So you are motivated to keep on running through the winter!
Good for you! 😉
Signing up for a winter or early spring race can be one of the best ways to stay motivated!
You may even check to see if there’s a snowshoeing race near you so you can mix up your winter running too.
I think I can say that my proudest winter running season was when I completed 100 runs in 100 days.
This doesn’t mean that I ran for 100 days straight with 0 rest days. I’m a believer in rest days and I did have rest days. And that means on some days I doubled up. On at least one day I even ran 3 times.
There’s a winter running challenge for 100 runs in 100 days as a way to keep you running through the cold winter days.
This challenge isn’t for everyone as you should have some sort of base built up before doing it.
But for some people, it can be the right motivation to keep you running through the winter!
And while that specific challenge isn’t for beginners, you can adapt it in a way to make it work for where you are in your running journey.
Now, when it comes to running in the winter…
The best things to wear when running will depend on a few different things:
- The temperature – running in 30, 40, or 50 degree temps can make a difference in the best clothes to wear. But that’s where layers for cold weather come in!
- The weather – aside from the temperature, you’ll want to pay attention to the weather in terms of whether it’s sunny, cloudy, or windy. These things can make a big difference in how hot you’ll get when running.
- The length of your run – in general, the longer you run, the more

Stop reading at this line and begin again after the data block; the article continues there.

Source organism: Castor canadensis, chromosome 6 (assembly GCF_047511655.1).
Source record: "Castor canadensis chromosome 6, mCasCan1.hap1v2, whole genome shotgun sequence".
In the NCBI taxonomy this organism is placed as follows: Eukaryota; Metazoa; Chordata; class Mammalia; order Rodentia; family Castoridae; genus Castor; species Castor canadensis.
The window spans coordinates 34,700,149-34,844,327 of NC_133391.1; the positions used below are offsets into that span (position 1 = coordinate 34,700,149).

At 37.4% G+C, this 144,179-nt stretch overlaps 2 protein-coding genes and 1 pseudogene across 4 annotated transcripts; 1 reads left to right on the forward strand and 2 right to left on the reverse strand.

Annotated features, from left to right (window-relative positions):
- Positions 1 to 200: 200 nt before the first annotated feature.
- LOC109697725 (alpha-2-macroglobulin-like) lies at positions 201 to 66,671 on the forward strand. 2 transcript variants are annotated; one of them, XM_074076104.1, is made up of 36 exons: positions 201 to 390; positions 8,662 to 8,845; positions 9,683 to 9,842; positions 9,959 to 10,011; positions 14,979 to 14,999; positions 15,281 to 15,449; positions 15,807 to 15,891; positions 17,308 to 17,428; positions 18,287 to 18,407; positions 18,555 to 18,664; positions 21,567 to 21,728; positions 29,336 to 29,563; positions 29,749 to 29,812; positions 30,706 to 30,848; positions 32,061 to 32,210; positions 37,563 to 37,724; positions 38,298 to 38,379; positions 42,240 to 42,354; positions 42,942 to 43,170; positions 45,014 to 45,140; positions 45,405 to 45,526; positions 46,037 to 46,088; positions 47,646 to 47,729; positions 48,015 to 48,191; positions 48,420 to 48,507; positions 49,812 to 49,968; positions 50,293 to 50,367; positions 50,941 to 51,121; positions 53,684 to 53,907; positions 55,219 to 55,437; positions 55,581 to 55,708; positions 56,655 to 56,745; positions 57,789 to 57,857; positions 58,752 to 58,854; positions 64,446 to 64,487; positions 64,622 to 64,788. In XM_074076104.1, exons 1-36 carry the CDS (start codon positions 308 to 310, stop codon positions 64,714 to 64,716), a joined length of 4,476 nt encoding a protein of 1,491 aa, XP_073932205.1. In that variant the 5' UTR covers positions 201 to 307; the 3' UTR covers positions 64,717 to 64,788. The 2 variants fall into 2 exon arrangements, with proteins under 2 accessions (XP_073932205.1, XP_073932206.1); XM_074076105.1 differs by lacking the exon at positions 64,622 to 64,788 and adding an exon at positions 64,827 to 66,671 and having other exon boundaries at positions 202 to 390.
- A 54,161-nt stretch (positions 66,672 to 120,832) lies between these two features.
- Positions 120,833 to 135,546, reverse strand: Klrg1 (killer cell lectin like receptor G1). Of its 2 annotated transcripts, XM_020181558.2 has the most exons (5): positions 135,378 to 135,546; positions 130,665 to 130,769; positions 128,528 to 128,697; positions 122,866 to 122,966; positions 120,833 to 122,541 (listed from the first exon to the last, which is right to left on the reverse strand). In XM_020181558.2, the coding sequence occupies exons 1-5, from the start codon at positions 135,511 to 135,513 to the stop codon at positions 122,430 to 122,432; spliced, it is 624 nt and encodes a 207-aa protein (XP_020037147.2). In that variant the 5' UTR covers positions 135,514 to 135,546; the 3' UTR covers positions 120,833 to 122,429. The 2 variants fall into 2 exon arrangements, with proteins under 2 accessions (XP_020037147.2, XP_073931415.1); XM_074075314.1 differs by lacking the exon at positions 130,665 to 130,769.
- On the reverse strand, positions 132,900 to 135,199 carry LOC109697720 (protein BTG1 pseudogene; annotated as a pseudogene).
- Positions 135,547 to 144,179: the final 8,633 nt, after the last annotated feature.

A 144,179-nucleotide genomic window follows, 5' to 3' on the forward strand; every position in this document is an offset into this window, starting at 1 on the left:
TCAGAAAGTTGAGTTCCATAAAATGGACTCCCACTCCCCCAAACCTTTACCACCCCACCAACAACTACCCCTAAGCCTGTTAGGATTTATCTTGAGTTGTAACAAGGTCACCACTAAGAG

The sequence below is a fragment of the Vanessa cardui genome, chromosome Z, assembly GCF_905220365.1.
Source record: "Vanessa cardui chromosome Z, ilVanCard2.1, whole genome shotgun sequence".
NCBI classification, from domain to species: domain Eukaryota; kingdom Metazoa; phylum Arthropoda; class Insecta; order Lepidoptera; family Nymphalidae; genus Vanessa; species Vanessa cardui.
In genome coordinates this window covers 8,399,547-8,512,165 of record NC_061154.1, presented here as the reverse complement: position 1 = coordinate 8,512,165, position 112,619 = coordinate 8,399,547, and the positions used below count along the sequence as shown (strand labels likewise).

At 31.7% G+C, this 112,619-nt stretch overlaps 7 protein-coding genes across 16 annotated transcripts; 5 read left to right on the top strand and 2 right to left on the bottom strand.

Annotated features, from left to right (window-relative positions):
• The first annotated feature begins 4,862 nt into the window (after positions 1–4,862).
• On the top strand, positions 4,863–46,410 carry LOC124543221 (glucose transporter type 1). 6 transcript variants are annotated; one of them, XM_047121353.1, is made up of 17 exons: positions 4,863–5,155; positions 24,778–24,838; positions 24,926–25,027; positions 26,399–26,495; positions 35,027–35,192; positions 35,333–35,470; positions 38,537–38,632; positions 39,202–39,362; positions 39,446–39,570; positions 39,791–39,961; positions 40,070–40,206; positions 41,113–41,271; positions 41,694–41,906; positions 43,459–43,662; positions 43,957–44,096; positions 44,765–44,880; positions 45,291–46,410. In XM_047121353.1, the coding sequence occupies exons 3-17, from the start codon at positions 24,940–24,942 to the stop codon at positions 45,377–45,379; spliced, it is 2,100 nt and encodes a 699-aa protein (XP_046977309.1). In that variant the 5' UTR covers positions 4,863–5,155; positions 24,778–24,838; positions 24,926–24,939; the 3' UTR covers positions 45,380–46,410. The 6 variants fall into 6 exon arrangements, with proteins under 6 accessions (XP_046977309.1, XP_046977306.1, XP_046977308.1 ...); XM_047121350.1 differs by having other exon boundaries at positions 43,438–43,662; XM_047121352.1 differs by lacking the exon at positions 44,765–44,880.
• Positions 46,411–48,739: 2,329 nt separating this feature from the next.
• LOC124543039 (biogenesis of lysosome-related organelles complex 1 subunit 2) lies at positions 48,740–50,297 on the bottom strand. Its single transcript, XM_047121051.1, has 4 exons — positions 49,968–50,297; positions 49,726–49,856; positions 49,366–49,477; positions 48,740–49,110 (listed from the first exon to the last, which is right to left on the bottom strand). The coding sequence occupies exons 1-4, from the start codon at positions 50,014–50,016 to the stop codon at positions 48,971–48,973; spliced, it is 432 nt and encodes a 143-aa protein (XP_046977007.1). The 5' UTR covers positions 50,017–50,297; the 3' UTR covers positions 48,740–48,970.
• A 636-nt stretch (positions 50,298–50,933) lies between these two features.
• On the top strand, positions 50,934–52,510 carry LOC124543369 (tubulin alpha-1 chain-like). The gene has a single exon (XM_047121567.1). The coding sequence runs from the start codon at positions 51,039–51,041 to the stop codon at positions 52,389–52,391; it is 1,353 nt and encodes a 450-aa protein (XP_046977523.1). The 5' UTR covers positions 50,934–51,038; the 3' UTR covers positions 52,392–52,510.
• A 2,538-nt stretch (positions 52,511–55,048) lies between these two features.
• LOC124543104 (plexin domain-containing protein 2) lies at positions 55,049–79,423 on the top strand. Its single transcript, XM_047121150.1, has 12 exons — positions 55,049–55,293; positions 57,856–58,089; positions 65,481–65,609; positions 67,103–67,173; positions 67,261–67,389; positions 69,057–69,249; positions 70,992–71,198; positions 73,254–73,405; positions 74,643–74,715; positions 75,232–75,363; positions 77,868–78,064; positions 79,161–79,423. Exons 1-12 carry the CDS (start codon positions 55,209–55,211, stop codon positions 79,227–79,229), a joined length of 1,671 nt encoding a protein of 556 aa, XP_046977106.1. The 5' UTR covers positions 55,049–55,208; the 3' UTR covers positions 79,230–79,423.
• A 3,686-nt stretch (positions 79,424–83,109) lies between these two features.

One more thing:
You don’t want to be so overdressed that you are hot from the moment you step out of the door.
Remember that you’ll be running!
That means that your body temperature is going to rise and you’re just going to get hotter as you keep running.
This mean that it’s okay (and maybe even GOOD) for you to be cold the first 5 minutes or so of your run.
You’ll warm up as you keep running!
What running clothes to wear in cold weather?!
Since different people have a different amount of tolerance to cold, so just like hiking in cold weather, it might take a few times of running out in the cold to figure out what will work for you, and what you like best for running.
As you are experimenting, it could be good to wear extra, since it’s easier to deal with being hot than it is being cold.
You can always take off clothes, but when you’re out on a run, you can’t magically make more layers appear!
So here’s some running gear that you may want to put on your winter running clothes list.
There are affiliate links below. Because you should totally check out some of these things on Amazon.
1. Moisture-wicking base layer shirt
When you’re running, this might be one of the most important pieces of clothing.
You WILL be sweating when you run, and you want to minimize the impact of that sweat as much as possible.
That means you definitely want to AVOID wearing cotton.
Because cotton just soaks up your sweat.
Wearing a moisture-wicking shirt means that you’ll help to keep the sweat to the minimum. This also means less sweat will soak through your clothes to other layers.
You can make this a short sleeve or long sleeve base layer.
2. Fleece insulating layer
Each layer you wear for cold weather will serve a purpose.
For the base layer, the biggest thing is to minimize the sweat.
The goal of the insulting layer is to trap the warm air, while also being breathable.
A fleece jacket be a good choice for running, as you’ll find fleece jackets that are designed to be breathable.
If it’s not cold enough to warrant running with a fleece jacket, your insulating layer could also just be another loose long sleeve shirt.
Or, you might skip this layer altogether and just go with the outer layer.
3. Running vest or running jacket